Feed prices are projected to increase by as much as 26 per cent.(Stock photo)

A government minister is calling for a critical analysis to determine why consumers carry the burden of price increases, but don’t benefit from reductions.

Minister of Agriculture and Food Security, Indar Weir, expressed this concern as he responded to questions from the media about projected increases in feed prices by as much as 26 per cent.

Speaking after the launch of the Pesticides Container Management Scheme at the River Plantation on Wednesday, the Minister said he “strongly” supported competition in the market as the presence of monopolies in small markets could result in consumers losing their sovereignty.

“I have seen what competition can do.  And really and truly, it comes down to how we will get other entrants into the market, and what role they will play in making sure that the consumer gets the best value for the investment, and equally that the businesses involved also get the best return on investment,” Mr. Weir outlined.

He explained that the lack of competition would result in a situation, which he has observed across the board, where “the flooring” is raised during increases, and remains the same even when prices are reduced.

“Each and every time it has changed, it is to the disadvantage of the consumer, and at the time when the inputs come down, you will find that prices don’t drop proportionately.

“And therefore, my concern is that we need to zoom in on this, and look to see how we can do the critical analysis to determine what is happening, why consumers continue to have to carry the increased costs and don’t benefit from the reductions in the same way that the provider, or the business or the investor would benefit from the increase,” the Minister underscored.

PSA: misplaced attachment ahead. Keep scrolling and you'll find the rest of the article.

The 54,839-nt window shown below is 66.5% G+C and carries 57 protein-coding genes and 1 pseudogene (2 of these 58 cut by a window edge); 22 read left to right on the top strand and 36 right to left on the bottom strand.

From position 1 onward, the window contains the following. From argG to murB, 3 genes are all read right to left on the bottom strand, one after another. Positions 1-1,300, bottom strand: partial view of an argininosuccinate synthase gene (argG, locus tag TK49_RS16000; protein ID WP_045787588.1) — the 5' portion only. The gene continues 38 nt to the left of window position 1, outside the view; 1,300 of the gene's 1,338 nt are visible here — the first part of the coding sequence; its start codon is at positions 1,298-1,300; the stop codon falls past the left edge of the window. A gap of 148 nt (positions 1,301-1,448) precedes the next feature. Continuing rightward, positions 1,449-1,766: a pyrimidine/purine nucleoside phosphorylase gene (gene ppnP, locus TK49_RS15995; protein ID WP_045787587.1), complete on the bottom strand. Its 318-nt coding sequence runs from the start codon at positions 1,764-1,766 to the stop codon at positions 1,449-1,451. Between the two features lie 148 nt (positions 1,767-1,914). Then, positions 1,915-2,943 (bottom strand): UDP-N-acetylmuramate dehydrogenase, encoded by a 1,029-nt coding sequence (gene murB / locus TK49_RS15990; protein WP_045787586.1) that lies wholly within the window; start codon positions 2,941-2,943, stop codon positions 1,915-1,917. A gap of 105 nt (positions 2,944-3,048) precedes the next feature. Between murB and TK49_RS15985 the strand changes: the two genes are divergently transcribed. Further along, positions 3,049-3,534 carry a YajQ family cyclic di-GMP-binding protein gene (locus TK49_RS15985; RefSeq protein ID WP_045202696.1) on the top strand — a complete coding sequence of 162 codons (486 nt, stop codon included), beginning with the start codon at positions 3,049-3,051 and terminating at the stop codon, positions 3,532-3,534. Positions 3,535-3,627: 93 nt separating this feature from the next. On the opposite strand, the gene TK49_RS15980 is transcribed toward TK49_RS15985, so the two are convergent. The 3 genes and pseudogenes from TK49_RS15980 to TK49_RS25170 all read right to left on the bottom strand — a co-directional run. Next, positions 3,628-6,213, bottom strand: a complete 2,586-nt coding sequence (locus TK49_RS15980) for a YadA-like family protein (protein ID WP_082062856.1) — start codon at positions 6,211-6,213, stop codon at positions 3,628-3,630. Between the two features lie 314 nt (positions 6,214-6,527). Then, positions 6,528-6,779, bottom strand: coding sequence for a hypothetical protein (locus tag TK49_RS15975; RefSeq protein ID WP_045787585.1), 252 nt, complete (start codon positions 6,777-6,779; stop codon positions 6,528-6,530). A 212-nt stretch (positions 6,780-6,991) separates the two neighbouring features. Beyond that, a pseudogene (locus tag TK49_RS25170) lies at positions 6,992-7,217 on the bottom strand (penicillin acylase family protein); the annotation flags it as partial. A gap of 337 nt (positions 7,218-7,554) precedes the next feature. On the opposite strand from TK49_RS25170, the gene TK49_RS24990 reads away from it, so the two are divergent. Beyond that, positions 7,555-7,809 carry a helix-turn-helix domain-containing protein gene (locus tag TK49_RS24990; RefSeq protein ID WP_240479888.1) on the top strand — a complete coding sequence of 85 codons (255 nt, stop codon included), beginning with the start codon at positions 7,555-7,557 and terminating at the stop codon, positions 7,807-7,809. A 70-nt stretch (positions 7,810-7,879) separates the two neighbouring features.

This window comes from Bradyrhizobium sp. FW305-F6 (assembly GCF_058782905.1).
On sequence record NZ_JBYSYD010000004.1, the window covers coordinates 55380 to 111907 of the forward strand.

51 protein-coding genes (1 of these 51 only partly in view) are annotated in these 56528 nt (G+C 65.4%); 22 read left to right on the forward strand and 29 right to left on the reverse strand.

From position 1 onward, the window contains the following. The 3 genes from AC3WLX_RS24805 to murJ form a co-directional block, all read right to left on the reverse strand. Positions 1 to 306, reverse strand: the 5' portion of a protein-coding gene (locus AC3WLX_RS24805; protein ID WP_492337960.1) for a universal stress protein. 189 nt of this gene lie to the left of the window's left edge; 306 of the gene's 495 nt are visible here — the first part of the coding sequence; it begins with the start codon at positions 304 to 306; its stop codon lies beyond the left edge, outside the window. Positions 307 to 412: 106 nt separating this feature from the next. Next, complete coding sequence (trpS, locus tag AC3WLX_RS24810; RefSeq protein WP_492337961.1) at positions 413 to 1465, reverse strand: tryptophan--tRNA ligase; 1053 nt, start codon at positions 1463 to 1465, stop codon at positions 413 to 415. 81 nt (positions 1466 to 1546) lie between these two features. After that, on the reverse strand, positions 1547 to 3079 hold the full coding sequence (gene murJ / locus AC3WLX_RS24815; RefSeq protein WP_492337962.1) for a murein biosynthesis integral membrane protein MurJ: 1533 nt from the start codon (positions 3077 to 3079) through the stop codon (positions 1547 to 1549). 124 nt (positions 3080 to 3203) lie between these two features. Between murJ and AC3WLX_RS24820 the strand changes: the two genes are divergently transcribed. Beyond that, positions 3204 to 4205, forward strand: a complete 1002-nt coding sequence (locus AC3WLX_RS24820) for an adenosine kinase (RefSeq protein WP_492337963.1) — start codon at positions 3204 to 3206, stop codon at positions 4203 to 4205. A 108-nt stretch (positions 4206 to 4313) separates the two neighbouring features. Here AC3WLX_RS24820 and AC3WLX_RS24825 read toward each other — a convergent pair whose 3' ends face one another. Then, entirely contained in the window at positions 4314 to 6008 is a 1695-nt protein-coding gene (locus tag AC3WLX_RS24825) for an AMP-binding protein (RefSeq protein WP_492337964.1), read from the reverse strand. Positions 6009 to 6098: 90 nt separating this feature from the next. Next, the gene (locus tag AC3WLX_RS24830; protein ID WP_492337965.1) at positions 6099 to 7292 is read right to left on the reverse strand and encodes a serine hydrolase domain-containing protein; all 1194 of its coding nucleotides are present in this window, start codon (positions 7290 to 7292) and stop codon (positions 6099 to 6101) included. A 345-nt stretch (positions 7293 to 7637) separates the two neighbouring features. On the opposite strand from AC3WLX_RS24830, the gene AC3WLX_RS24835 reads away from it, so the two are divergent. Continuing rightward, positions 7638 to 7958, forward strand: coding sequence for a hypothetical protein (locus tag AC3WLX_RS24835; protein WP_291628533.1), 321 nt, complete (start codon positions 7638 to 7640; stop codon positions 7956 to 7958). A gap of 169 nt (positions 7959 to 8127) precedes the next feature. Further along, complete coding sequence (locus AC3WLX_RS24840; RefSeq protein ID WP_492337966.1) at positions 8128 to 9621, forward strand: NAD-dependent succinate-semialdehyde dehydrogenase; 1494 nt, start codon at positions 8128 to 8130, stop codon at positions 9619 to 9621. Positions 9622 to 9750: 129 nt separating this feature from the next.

Minister of Agriculture and Food Security, Indar Weir, is calling for a critical analysis to determine why consumers carry the burden of price increases, but don’t benefit from reductions. (FP)

However, he noted that Pinnacle Feeds, the lone manufacturer of feed in Barbados, was being impacted by the rising price of freight and grains.  This, he added, would inevitably impact their bottom line, which they would need to recoup.

But, he said, Government’s concern was surrounding the level of the increase.

“Initially, we started as a 10 per cent [rise] and the Government of Barbados committed to putting in a $2 million support to cover a three-month period.  This was May, June, and July.

“And at the end or before we could reach the end of July, before going back to negotiations, we saw that there was information in the press suggesting that the price would go up by as high as 26 per cent,” Mr. Weir lamented.

He added that he met with the new owners of Pinnacle and an agreement was reached to hold off until August 6.

The Minister said on August 6 he informed Pinnacle’s management that options were being considered, which would be discussed at Wednesday’s meeting, before a determination is made on the projected 26 per cent increase.

julia.rawlins-bentham@barbados.gov.bb

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